20 Mar 2021

Reasons why I exited my gold investments

There’s a phrase that’s commonly used: “the straw that broke the camel’s back”. You keep adding straws one by one on the back of a camel and the weight keeps increasing. At one point, you add a certain piece of straw and the load becomes too much for the camel to bear. That last straw is the “one that broke the camel’s back”. Anyone that blames just that one straw is obviously focusing too narrowly and missing the bigger picture.

When I made a blog post about exiting gold, I stated gold’s inconsistent appreciation as the reason. Truth to be told, that was not the only reason. There were other reasons that were already pushing me towards exiting gold. Inconsistent appreciation was the metaphorical last straw. Here is the list of all the reasons.

  • Gold is a passive asset (also known as store of value). Gold appreciates in value only when others are willing to pay us a higher price for the same gold. This is qualitatively different from equity and debt. Equity appreciates because businesses create wealth; debt appreciates because we lend capital and earn interest. The passiveness of gold made me uncomfortable.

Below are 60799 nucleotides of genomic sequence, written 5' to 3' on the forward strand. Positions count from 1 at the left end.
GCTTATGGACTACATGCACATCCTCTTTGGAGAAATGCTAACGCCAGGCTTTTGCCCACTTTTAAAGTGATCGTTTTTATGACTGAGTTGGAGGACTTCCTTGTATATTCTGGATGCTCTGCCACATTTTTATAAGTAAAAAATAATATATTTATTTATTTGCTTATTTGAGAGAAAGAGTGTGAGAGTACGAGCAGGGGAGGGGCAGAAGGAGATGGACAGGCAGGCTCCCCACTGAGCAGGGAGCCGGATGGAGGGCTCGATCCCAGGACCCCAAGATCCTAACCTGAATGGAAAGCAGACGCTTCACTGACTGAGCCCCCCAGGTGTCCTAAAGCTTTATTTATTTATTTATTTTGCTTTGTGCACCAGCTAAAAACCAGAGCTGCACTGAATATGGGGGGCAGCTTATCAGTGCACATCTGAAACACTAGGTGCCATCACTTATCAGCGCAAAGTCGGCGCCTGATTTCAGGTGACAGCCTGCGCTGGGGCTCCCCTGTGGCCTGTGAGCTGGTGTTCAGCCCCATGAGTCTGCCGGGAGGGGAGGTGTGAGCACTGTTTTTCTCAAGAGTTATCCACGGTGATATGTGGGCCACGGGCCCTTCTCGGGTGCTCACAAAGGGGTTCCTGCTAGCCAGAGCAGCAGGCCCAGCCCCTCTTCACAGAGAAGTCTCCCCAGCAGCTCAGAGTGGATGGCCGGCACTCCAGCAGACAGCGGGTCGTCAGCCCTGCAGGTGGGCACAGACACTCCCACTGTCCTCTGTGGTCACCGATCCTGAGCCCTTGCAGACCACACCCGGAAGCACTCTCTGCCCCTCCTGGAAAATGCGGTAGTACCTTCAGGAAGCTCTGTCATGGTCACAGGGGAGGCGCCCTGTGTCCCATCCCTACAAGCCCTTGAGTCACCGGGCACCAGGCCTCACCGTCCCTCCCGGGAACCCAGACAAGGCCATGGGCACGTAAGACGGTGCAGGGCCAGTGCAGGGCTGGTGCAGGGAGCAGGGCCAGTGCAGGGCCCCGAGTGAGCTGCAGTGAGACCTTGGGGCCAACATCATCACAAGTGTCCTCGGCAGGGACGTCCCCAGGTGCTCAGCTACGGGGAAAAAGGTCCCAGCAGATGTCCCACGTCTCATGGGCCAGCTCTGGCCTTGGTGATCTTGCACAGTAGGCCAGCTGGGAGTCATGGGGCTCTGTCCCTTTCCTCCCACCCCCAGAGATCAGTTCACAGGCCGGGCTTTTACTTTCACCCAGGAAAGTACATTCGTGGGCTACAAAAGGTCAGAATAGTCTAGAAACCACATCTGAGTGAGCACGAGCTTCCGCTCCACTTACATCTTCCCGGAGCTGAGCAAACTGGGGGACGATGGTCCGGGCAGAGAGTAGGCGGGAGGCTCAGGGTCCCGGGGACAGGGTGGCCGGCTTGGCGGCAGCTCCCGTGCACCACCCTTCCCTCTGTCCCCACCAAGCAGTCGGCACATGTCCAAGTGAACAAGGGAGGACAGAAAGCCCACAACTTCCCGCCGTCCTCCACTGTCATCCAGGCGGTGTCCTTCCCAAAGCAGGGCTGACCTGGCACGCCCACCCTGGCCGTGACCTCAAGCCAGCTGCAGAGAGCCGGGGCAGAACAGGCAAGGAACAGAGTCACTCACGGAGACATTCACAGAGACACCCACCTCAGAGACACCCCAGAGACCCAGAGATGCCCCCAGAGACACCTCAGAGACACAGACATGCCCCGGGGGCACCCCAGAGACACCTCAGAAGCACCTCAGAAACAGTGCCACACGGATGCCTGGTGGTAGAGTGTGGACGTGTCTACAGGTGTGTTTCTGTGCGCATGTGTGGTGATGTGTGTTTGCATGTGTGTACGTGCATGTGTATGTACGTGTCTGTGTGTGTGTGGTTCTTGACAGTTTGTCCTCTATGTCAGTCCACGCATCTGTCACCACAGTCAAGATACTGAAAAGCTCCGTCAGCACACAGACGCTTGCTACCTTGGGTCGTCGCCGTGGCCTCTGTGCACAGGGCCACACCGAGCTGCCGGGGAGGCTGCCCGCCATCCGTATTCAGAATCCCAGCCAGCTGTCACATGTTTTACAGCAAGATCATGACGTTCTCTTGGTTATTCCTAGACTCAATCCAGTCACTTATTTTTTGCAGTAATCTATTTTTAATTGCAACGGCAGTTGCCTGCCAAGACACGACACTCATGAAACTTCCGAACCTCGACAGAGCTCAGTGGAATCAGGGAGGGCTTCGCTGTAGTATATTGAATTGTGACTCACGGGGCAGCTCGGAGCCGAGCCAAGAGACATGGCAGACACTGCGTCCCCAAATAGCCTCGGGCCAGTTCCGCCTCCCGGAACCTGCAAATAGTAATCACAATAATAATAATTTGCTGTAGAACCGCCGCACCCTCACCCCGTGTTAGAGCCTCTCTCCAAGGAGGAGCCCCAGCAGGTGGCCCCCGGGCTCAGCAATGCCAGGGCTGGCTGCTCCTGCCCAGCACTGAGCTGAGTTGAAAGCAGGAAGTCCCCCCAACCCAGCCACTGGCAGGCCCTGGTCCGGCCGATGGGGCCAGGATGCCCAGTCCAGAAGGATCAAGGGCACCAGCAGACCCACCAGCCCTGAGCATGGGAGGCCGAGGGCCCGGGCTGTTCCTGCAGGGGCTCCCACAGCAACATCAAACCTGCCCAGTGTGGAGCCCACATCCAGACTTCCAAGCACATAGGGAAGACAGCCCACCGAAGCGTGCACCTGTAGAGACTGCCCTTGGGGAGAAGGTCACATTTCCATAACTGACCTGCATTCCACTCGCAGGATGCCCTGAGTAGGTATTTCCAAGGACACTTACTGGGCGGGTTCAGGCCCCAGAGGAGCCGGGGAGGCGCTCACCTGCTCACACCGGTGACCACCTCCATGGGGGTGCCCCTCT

• This is probably leaning more towards paranoia than skepticism, but I am also afraid of some scientific breakthrough making mining/refining gold cheap. Say, for example, harvesting gold from asteroids. They say aluminium used to be expensive until technology made it super cheap. How can we be sure that something like that will not happen to gold?
  • Triggered by these concerns, I set out to see for myself what gold adds to a portfolio. 15% was the maximum I was willing to allocate to gold. At 15% allocation, I didn’t see that much of an improvement to the portfolio (analysis spreadsheet). There was perceptible difference for sure, but the difference wasn’t significant enough to overcome the other concerns.
  • Finally, the long periods of stagnation or depreciation that I highlighted in my previous blog post.

To be clear, my stance is not that gold is a bad investment. I am only saying that I personally am not comfortable investing in gold. If you like gold, go ahead and invest in it. But know beforehand why you are adding gold. If you want to reap the benefits when gold is outperforming, you need the conviction to stay invested when gold is underperforming. If you don’t know what gold is adding to your portfolio, it’s hard to remain calm when gold is having a few bad years.

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